The guys running one farm down in Boone County Iowa get this. In Big, Smart and Green, from Wired, there is a great article giving an example of who 'traditional farming techniques' can bring enlightenment,
- The Marsden Farm experiment, which is described in a study published Oct. 10 in Public Library of Science One, started in 2003, when Davis was a graduate student under agronomist Matt Liebman of Iowa State University. Liebman’s specialty is integrated pest management, or strategies that use nature to accomplish what’s typically done with pesticides, herbicides and synthetic fertilizer.
- [T]he researchers rotated over three years between corn, soy and oats, with red clover planted in winter. The clover, which absorbs atmospheric nitrogen, was planted between crop rows and plowed under as soil-replenishing “green manure” in spring. On another plot, instead of red clover the researchers planted a fourth-year crop of alfalfa, which can be used to feed livestock. The animals’ manure came back as fertilizer.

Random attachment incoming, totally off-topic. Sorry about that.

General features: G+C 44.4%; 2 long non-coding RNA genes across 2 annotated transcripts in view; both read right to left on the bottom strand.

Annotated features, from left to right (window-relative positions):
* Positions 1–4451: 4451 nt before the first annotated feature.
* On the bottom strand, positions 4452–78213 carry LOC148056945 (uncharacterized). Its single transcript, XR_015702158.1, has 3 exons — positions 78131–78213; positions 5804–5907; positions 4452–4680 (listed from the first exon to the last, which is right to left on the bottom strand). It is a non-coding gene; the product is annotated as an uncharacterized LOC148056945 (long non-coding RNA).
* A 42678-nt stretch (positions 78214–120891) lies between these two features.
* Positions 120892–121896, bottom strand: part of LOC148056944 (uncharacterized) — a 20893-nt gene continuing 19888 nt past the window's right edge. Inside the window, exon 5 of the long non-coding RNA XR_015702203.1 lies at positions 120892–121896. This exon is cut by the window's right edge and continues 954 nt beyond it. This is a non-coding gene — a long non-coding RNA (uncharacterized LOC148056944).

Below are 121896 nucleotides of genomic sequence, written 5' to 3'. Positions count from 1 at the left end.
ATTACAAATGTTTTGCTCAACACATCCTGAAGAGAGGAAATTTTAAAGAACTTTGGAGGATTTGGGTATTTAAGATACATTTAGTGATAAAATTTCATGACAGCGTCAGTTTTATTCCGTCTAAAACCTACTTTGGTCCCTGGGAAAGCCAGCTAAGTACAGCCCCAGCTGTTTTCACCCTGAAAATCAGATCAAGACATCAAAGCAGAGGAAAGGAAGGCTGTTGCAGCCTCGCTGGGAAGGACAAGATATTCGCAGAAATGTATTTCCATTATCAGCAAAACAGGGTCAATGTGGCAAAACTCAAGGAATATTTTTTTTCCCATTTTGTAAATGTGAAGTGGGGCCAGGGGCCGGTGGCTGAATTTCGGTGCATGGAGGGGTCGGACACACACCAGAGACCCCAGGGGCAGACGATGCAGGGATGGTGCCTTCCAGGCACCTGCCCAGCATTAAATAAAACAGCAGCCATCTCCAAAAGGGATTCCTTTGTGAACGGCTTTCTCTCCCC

- Having different crops with different life cycles made it harder for
weeds to grow. What might flourish among corn and soy, for example, was
disrupted by oats. When red clover and alfalfa were mowed, weeds were
chewed up before they flowered. As for insect problems, low pesticide
use, along with habitat provided by cover crops, allowed pest-eating
bugs and birds to flourish.
After eight years, Liebman and Davis used eight times less herbicide in the three- and four-year rotations than in the conventional plot, they report in the new study. Ecotoxicity in surrounding water was two orders of magnitude lower. Thanks to clover and alfalfa, the experimental plots also used 86 percent less synthetic fertilizer.
Most important of all, the experimental plots were as productive as the conventional. They produced just as much total crop biomass. When the researchers calculated the value of their environmentally friendly harvest, it was every bit as profitable.
“We exceeded those goals — not by pumping chemicals in, but by maximizing ecosystem services,” Davis said. “We’re not throwing away those tools. They’re very important. But you use a strong cropping system as the foundation for your agriculture. Then, when you need it, you tweak it a little bit with the inputs.”